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Q&A #48 (2024-03-25)

Answers to questions from the last Q&A thread.

In each Q&A video, I answer questions from the comments on the previous Q&A video, which can be from any part of the course.

Questions addressed in this video:

  • [00:03] “Can you give some discussion on lookup tables vs compute. From traditional CS classes we are told that you can trade space for compute and that for speed a look up table would be faster then computation. However as we are exploring here maybe memory is really the bottleneck and a large look up table would require consistent non cache reads.

    Also some computation like sine(x) has symmetry and can be stored as a quarter wave table where you have 4 if sections for the different symmetries. So does that have issues with branching now as well?

    I'm sure the answer is it depends on how big a table vs how much compute and how unique are the lookups etc. but id like to hear your thoughts on lookup tables and conditional lookups vs compute.”

  • [03:25] “Are we not going to measure the latency of our caches/dram? In my limited experience this is a lot more intricate to set up and get proper reproducible results.”

  • [04:37] “With regards to cache optimisation, how does that manifest in the design of real software, say a game with meshes, textures, entity data, sound, etc?

    My intuition says that it would be easy within such a system for one part of the program to 'clobber' the cache used by a different part. Thus it seems best to design a system to chunk data processing, do everything operating on one dataset, then process something else, avoiding overlapping data dependencies.

    Does that actually matter? How does the OS preempting processes factor in?”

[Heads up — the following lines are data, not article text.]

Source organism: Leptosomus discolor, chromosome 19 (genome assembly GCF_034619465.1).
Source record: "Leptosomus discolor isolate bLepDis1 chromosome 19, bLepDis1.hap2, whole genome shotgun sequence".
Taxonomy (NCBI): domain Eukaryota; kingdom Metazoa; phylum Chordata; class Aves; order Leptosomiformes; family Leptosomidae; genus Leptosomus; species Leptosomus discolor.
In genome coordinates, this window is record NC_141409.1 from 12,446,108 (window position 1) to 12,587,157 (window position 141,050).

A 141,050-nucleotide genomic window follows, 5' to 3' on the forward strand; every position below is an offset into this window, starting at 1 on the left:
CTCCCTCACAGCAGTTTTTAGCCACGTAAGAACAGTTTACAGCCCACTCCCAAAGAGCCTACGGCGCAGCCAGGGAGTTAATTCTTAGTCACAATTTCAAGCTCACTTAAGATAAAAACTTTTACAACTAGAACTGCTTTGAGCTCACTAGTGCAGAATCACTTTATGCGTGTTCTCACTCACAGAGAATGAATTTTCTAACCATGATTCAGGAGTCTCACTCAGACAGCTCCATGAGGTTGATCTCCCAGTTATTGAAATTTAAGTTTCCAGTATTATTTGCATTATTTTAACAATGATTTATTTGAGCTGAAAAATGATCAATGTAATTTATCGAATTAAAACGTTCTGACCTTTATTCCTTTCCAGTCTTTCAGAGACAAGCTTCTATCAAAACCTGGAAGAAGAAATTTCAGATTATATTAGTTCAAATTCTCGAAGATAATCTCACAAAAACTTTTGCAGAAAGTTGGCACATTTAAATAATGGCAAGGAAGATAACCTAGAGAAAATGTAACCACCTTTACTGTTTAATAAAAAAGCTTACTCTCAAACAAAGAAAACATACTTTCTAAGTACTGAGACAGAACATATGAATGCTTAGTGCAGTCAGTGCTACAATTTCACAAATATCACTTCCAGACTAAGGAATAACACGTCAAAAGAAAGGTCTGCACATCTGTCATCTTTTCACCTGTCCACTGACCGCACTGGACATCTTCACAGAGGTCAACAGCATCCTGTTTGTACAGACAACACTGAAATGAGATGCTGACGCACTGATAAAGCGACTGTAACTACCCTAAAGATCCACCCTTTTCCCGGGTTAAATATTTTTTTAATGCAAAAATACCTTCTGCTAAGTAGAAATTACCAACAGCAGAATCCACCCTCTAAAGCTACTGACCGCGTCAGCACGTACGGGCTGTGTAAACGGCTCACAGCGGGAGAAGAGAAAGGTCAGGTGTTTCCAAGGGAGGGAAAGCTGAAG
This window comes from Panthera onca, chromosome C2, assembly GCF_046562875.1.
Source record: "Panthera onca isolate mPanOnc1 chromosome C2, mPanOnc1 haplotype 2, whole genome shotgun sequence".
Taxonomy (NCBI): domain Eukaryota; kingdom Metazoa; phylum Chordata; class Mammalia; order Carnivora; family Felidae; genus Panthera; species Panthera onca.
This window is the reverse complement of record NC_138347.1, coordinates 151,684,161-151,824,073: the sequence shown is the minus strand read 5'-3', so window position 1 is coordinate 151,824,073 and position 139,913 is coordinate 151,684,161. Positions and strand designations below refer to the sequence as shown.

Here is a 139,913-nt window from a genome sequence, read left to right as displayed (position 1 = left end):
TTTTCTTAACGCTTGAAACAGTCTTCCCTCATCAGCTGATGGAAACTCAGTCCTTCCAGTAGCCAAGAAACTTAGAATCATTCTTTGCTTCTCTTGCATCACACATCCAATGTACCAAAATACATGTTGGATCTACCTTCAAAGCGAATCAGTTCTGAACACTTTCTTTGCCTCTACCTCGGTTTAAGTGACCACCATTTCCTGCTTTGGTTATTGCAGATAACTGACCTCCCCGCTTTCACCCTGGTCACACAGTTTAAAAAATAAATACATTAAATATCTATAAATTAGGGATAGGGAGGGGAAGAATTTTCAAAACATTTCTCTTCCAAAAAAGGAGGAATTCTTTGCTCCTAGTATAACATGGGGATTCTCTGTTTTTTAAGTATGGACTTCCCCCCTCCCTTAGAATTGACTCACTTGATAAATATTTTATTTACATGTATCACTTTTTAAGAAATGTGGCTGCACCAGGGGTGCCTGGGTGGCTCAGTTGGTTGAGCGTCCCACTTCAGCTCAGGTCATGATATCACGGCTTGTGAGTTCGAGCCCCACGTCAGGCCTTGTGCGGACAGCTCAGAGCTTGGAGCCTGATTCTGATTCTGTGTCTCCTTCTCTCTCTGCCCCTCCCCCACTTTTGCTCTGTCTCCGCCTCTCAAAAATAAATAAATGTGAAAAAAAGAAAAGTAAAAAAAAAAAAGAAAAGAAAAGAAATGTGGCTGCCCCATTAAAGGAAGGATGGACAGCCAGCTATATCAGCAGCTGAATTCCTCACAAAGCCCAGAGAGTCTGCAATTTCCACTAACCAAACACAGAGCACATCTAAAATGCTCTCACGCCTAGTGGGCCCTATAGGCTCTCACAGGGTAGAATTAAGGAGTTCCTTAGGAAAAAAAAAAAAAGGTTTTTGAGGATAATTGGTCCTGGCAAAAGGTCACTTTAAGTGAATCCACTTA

• [10:33] “What does the mechanism of an exclusive cache look like? The inclusive style makes (I think) sense to me as data flows from main -> L1 where the oldest cache line on the L1 gets evicted but still exists on L2 and the new cache line exists on both because it went through the pipeline.

    For an exclusive cache, when the new cache line gets to L1 it must have passed through L2. So then where does it go on L2 for it to be exclusive to L1? I'd guess the oldest cache line from L1 gets evicted _into_ L2 to take the slot that the new cache line in L1 was at when it came through the pipe, but that seems like it would add an extra bit of work.”

  • [13:18] “Fetching the stack trace is slower the more frames you jump through, and after just a few it gets to the point where it feels too expensive. This program sadly has places where the stack is over 60 calls deep, which is the very expensive. But, it made me think... Most of the time, one allocation call has already fetched most of the stack which this calls need... There should be a way to partially reuse that. So, it also made me think, should already be a solved problem which many profiles already have done. So, I just wonder, have you ever done something like this, and/or, do you know about methods that has been used to speed this up?”

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